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Future Futility

Assuming all this impressive high-tech wizardry is fully operational, how could a band of terrorists, including many already suspected as such, operate within U.S. borders for years and still escape detection-undoubtedly making phone calls and exchanging e-mail with coconspirators all the while? The answers, unfortunately, don’t provide a basis for  optimism about the ability of these systems to offer much protection in the new war against terrorism.

First, security and intelligence experts agree that the mass of information generated every day around the world far outstrips the capacity of present-day technologies to process it. “You’re talking about incredible mountains of information, and trying to find that needle,” says McGraw.

Intelligence agency leaders themselves have admitted their vulnerabilities. “We’re behind the curve in keeping up with the global telecommunications revolution,” National Security Agency director Michael Hayden told CBS’s 60 Minutes in a rare public admission last February. In testimony to Congress days after the attacks on the World Trade Center and Pentagon, Attorney General John Ashcroft warned that terrorists still have the “competitive advantage” when it comes to domestic espionage, and that “we are sending our troops into the modern field of battle with antique weapons.”

Then there is the matter of encryption technologies that can turn even intercepted communications into gobbledygook. “The odds are nigh on impossible that the NSA or anybody else is going to be able to break” an encrypted message, says security expert and author Schwartau. Another technology that Osama bin Laden’s minions reportedly used falls under the rubric of steganography: cloaking one type of data file within another. It is possible, for example, to hide a text file with attack plans within a bit-mapped photo of Britney Spears. Just try to filter down the number of those images flying around the Internet.

And even the most advanced spying technology can be stymied by embarrassingly primitive countermeasures. Conspirators can go the old-fashioned route of disguising their activities by using simple ciphers that substitute letters for numbers or other letters; Thomas Jefferson used such codes in his international communiqus as George Washington’s secretary of state. Cigital’s McGraw says this would be the easiest way to avoid detection: “To use a crude example: maybe the terrorists substituted the word banana’ for bomb’ and orange’ for World Trade Center.’ Do you flag every unusual pattern with random associations?”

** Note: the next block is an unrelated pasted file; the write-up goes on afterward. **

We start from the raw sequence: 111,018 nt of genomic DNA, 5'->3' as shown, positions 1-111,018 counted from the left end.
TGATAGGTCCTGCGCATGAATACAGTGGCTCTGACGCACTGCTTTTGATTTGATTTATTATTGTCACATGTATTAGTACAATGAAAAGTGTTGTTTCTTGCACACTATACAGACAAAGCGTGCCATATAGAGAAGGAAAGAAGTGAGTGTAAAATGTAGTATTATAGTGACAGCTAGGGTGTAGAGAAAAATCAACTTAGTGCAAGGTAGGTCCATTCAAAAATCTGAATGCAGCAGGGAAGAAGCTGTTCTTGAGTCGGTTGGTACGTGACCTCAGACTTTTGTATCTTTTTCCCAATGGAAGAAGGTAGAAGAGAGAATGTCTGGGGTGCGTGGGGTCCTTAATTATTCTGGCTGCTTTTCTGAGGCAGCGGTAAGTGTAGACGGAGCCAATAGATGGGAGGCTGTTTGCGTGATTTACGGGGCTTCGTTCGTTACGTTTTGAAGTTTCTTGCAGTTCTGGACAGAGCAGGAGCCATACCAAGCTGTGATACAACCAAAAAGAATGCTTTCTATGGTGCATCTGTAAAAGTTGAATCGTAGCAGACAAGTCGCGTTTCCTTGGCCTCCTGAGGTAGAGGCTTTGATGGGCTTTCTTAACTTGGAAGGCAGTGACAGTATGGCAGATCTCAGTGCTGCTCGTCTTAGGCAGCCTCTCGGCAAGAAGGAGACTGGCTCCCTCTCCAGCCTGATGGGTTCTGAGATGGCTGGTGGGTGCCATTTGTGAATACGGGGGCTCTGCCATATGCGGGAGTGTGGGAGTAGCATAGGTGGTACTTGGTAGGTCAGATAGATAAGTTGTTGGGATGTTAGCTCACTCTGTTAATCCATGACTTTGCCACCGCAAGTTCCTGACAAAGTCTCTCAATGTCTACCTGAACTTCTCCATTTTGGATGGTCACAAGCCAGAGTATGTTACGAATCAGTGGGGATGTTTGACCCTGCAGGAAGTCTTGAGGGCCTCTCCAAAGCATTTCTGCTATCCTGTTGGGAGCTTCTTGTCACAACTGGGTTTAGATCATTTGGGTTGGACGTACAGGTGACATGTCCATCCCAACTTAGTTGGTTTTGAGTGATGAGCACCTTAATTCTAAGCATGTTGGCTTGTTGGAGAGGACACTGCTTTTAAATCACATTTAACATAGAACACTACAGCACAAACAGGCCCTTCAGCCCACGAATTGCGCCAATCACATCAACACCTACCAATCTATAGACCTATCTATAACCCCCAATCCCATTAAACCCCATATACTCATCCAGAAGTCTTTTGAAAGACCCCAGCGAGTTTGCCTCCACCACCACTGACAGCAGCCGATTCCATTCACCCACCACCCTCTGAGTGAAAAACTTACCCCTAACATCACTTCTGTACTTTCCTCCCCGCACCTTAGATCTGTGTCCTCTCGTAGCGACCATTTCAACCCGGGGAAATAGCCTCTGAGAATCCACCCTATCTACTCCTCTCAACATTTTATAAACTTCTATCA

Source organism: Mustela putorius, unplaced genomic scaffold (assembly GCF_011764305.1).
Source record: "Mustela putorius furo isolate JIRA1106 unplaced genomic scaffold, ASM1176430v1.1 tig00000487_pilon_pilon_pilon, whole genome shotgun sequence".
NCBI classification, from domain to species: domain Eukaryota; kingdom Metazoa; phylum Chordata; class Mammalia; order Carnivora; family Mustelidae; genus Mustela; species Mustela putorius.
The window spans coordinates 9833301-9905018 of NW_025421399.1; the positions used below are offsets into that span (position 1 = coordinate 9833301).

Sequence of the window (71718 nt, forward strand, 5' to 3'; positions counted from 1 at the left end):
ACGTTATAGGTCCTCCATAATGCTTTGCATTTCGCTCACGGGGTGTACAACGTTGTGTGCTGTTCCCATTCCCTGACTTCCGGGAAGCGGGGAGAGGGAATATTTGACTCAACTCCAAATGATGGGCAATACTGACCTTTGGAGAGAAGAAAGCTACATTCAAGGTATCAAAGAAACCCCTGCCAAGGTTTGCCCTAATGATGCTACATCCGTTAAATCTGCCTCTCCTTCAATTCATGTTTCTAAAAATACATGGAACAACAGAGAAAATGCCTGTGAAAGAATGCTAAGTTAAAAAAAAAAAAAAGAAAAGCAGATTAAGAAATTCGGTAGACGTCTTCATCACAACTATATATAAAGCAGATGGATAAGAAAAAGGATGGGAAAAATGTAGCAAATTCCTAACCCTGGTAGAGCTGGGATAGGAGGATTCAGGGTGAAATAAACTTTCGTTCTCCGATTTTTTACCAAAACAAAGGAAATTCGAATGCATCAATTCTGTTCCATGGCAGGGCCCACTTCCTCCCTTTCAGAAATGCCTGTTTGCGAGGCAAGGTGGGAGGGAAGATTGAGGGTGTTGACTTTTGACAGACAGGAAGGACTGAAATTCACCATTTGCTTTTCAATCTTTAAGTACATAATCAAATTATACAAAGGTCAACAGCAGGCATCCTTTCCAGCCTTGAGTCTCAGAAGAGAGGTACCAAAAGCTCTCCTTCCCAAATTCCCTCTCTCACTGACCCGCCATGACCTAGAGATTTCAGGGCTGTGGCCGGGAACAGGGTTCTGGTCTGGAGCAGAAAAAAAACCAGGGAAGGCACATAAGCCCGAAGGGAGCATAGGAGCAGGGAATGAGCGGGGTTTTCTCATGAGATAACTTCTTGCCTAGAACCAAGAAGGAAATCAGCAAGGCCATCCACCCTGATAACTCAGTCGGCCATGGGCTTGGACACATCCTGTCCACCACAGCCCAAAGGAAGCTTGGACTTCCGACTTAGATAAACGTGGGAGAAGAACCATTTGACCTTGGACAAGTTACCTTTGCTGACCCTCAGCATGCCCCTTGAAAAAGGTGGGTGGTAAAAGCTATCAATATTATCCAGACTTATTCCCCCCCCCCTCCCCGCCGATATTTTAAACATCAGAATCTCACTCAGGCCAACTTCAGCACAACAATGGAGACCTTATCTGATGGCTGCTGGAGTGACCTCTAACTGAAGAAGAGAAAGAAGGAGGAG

Beyond the pure technology issues lies the question of how these tools can be used in a way that is compatible with an open and democratic society. Even in the rally-round-the-flag mood following the attacks, many U.S. citizens expressed concern about the government’s expanding authority to snoop on their movements and communications. Organizations like the Electronic Frontier Foundation are highly vigilant about governmental attempts to expand the use of surveillance technologies such as Carnivore. “We really have no sense beyond a few basics they decided to reveal about how they use these tools,” says Lee Tien, senior staff attorney for the organization. “They just want us to accept that they need them, without explaining why or how.”

And while technologies like Carnivore have proved useful in investigations of specific individuals, they could be abused when directed at wider groups. People can quickly become “suspects” on no more evidence than an e-mail received or a Web site visited.

In the end, computer-based surveillance technologies may be best employed after the fact, says John Pike, director of GlobalSecurity.org, a Web-based military and intelligence policy group headquartered in Alexandria, VA. He notes that Carnivore, in particular, “was very effective in tracking down” and arresting former FBI agent and Soviet spy Robert Hanssen. “It also helped dramatically after the bombing to track down these terrorists’ activities. It helped them detain at least 400 to 500 other people as suspects.” According to Pike, U.S. citizens are going to have to become comfortable with such mass arrests if this type of technology is going to be used.

Even if the obstacles of bureaucracy, societal resistance and technical limitations were all to be surmounted, there’s no assurance that high-tech spyware would ever provide the kind of security that people now crave. Will these technologies help recognize the danger next time? Even the most sophisticated intelligence paraphernalia still can’t guarantee success when pitted against the malevolent combination of human ingenuity and capacity for evil.

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